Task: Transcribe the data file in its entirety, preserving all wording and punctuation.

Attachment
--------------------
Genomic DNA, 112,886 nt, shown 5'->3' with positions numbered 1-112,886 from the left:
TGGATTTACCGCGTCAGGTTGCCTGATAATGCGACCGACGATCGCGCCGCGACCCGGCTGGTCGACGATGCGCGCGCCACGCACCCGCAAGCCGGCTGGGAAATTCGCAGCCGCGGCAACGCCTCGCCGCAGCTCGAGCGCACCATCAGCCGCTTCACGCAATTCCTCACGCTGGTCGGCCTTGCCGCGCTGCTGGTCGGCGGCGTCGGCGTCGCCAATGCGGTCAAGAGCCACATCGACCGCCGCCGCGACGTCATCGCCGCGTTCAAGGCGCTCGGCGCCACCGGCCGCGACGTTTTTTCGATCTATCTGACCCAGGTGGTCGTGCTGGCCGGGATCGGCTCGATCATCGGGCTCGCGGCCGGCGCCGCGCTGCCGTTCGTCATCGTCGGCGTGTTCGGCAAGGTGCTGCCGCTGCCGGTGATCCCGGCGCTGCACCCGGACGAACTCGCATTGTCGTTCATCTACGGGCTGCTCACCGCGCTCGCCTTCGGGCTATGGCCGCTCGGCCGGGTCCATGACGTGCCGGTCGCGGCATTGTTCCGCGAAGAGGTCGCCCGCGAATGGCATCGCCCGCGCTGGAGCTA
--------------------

Genomic DNA, 112,886 nt, shown 5'->3' with positions numbered 1-112,886 from the left:
TGGATTTACCGCGTCAGGTTGCCTGATAATGCGACCGACGATCGCGCCGCGACCCGGCTGGTCGACGATGCGCGCGCCACGCACCCGCAAGCCGGCTGGGAAATTCGCAGCCGCGGCAACGCCTCGCCGCAGCTCGAGCGCACCATCAGCCGCTTCACGCAATTCCTCACGCTGGTCGGCCTTGCCGCGCTGCTGGTCGGCGGCGTCGGCGTCGCCAATGCGGTCAAGAGCCACATCGACCGCCGCCGCGACGTCATCGCCGCGTTCAAGGCGCTCGGCGCCACCGGCCGCGACGTTTTTTCGATCTATCTGACCCAGGTGGTCGTGCTGGCCGGGATCGGCTCGATCATCGGGCTCGCGGCCGGCGCCGCGCTGCCGTTCGTCATCGTCGGCGTGTTCGGCAAGGTGCTGCCGCTGCCGGTGATCCCGGCGCTGCACCCGGACGAACTCGCATTGTCGTTCATCTACGGGCTGCTCACCGCGCTCGCCTTCGGGCTATGGCCGCTCGGCCGGGTCCATGACGTGCCGGTCGCGGCATTGTTCCGCGAAGAGGTCGCCCGCGAATGGCATCGCCCGCGCTGGAGCTA